My Aquifer > Groundwater Basics > Why is ground water so clean if it flows through rock and dirt?
Like a coffee filter, the pore spaces in an aquifer's rock or sediment purify ground water of particulate matter (the 'coffee grounds') but not of dissolved substances (the 'coffee'). Also, like any filter, if the pore sizes are too large, particles like bacteria can get through. This can be a problem in aquifers in fractured rock (like the Snake River Plain, or areas outside the sediment-filled valleys of southeast Idaho).
Clay particles and other mineral surfaces in an aquifer also can trap dissolved substances or at least slow them down so they don't move as fast as water percolating through the aquifer.
Natural filtration in soils is very important in recharge areas and in irrigated areas above unconfined aquifers, where water applied at the surface can percolate through the soil to the water table. For example, in the lower Portneuf River valley (Figure 5), a protective layer of silt in the southern valley provides natural protection to the aquifer from septic systems, pesticide application, and accidental chemical spills.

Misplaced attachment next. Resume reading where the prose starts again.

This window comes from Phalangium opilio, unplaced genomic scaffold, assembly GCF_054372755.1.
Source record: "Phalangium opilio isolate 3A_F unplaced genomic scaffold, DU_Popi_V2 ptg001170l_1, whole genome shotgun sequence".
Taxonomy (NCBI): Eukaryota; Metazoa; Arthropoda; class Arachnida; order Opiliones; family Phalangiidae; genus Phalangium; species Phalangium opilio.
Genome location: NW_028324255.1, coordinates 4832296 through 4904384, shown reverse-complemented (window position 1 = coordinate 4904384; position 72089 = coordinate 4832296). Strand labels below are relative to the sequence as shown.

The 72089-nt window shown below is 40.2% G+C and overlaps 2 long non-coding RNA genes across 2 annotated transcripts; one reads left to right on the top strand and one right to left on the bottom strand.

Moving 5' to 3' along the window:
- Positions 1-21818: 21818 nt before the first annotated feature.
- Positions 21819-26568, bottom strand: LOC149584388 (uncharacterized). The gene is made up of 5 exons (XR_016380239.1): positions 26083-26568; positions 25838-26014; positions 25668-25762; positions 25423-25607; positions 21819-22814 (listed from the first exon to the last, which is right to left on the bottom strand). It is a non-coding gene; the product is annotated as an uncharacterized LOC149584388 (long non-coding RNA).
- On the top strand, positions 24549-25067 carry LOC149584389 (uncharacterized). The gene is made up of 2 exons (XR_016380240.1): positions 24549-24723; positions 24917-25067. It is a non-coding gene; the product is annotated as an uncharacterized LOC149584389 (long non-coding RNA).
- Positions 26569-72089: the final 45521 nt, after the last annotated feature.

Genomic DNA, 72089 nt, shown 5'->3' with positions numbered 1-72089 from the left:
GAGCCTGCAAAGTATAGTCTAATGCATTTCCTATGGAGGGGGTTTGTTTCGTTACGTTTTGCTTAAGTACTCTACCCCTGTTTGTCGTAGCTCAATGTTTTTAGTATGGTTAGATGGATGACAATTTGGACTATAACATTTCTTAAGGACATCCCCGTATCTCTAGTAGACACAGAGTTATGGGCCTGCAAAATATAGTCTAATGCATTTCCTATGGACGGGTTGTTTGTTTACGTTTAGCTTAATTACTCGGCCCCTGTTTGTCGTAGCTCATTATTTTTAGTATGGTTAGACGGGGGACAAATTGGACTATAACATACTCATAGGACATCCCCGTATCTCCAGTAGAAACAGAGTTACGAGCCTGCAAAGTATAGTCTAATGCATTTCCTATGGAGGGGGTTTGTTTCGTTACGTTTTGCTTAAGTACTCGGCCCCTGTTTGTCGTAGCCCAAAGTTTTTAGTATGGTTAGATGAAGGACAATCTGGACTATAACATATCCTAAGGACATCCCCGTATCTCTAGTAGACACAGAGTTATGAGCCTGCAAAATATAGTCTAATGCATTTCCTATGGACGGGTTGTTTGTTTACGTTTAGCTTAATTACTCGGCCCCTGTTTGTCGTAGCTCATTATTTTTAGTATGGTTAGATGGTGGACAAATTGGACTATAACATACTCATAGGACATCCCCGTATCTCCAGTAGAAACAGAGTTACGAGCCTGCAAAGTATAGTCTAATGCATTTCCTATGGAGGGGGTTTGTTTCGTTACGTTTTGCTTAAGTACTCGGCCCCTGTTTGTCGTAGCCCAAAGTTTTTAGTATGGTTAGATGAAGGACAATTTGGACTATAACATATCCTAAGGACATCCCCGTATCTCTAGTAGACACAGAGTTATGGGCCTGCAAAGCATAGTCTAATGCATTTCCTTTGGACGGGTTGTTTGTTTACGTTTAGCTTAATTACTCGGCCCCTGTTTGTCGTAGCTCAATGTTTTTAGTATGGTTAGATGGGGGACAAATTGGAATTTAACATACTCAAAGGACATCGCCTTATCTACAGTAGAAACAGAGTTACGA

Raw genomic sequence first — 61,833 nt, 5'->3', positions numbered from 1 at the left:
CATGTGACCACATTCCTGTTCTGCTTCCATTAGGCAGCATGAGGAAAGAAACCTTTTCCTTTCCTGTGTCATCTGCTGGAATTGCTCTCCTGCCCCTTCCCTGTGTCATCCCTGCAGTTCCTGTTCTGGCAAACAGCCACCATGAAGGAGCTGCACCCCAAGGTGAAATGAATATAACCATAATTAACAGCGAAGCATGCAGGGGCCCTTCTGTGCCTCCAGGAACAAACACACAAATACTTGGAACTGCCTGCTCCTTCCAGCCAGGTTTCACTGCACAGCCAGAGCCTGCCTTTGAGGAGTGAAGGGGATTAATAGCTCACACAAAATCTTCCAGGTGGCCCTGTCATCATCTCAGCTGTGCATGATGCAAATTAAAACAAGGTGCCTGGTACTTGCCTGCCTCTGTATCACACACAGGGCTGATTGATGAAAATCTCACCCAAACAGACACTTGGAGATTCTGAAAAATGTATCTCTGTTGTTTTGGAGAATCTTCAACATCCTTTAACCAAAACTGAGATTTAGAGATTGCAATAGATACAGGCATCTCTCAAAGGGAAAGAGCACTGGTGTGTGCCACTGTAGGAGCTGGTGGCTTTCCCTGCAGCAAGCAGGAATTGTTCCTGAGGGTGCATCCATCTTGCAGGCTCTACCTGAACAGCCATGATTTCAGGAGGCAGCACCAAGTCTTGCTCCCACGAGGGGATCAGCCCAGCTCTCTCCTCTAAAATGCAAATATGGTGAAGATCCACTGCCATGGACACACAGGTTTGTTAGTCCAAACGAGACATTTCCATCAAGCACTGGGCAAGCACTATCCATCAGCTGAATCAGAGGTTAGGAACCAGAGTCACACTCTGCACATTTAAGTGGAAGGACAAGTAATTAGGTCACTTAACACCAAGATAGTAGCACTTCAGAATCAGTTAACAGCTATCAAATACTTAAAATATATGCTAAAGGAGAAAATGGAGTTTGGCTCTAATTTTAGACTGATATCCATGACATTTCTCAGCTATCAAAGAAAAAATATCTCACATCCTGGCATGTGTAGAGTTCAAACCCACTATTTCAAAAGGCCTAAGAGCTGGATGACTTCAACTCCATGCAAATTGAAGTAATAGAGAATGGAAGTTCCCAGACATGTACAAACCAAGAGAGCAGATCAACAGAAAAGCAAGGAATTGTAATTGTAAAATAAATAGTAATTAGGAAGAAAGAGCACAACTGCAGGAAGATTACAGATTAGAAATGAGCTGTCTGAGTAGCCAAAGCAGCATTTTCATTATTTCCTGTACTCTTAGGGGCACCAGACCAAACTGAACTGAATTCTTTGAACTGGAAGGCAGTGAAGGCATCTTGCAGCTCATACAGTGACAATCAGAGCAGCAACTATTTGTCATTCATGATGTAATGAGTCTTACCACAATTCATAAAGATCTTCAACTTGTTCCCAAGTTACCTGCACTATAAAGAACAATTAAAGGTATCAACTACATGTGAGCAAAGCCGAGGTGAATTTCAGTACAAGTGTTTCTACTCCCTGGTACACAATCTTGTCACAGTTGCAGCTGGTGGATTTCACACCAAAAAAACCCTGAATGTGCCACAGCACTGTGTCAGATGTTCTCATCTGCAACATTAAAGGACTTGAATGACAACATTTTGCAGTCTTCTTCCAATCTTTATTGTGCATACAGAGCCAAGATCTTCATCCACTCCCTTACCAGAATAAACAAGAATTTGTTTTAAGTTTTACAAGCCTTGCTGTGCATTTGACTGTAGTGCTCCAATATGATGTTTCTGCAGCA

Despite natural purification, concentrations of some elements in ground water can be high in instances where the rocks and minerals of an aquifer contribute high concentrations of certain elements. In some cases, such as iron staining, health impacts due to high concentrations of dissolved iron are not a problem as much as the aesthetic quality of the drinking water supply. In other cases, where elements such as fluoride, uranium, or arsenic occur naturally in high concentrations, human health may be affected.